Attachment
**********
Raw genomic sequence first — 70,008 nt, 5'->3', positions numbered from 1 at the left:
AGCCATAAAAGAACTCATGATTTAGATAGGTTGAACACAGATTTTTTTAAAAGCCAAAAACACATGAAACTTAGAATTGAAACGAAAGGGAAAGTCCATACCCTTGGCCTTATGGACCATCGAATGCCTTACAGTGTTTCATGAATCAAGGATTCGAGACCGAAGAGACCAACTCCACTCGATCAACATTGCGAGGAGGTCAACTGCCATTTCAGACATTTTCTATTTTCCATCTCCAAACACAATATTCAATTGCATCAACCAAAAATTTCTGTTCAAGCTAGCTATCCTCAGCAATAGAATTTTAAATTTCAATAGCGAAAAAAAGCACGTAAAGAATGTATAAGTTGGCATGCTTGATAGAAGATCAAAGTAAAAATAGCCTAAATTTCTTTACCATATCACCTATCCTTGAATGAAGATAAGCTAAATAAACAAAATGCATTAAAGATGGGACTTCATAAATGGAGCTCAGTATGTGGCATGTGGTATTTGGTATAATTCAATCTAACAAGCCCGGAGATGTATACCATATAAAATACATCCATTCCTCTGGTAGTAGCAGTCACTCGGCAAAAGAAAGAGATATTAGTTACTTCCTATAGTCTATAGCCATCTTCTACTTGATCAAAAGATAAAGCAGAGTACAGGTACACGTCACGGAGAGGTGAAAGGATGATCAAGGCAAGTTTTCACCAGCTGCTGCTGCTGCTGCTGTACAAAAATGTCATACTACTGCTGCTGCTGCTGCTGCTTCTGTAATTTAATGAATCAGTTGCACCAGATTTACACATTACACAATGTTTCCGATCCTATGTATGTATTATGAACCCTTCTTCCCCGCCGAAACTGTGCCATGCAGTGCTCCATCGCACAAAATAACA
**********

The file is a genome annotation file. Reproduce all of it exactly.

Raw genomic sequence first — 70,008 nt, 5'->3', positions numbered from 1 at the left:
AGCCATAAAAGAACTCATGATTTAGATAGGTTGAACACAGATTTTTTTAAAAGCCAAAAACACATGAAACTTAGAATTGAAACGAAAGGGAAAGTCCATACCCTTGGCCTTATGGACCATCGAATGCCTTACAGTGTTTCATGAATCAAGGATTCGAGACCGAAGAGACCAACTCCACTCGATCAACATTGCGAGGAGGTCAACTGCCATTTCAGACATTTTCTATTTTCCATCTCCAAACACAATATTCAATTGCATCAACCAAAAATTTCTGTTCAAGCTAGCTATCCTCAGCAATAGAATTTTAAATTTCAATAGCGAAAAAAAGCACGTAAAGAATGTATAAGTTGGCATGCTTGATAGAAGATCAAAGTAAAAATAGCCTAAATTTCTTTACCATATCACCTATCCTTGAATGAAGATAAGCTAAATAAACAAAATGCATTAAAGATGGGACTTCATAAATGGAGCTCAGTATGTGGCATGTGGTATTTGGTATAATTCAATCTAACAAGCCCGGAGATGTATACCATATAAAATACATCCATTCCTCTGGTAGTAGCAGTCACTCGGCAAAAGAAAGAGATATTAGTTACTTCCTATAGTCTATAGCCATCTTCTACTTGATCAAAAGATAAAGCAGAGTACAGGTACACGTCACGGAGAGGTGAAAGGATGATCAAGGCAAGTTTTCACCAGCTGCTGCTGCTGCTGCTGTACAAAAATGTCATACTACTGCTGCTGCTGCTGCTGCTTCTGTAATTTAATGAATCAGTTGCACCAGATTTACACATTACACAATGTTTCCGATCCTATGTATGTATTATGAACCCTTCTTCCCCGCCGAAACTGTGCCATGCAGTGCTCCATCGCACAAAATAACA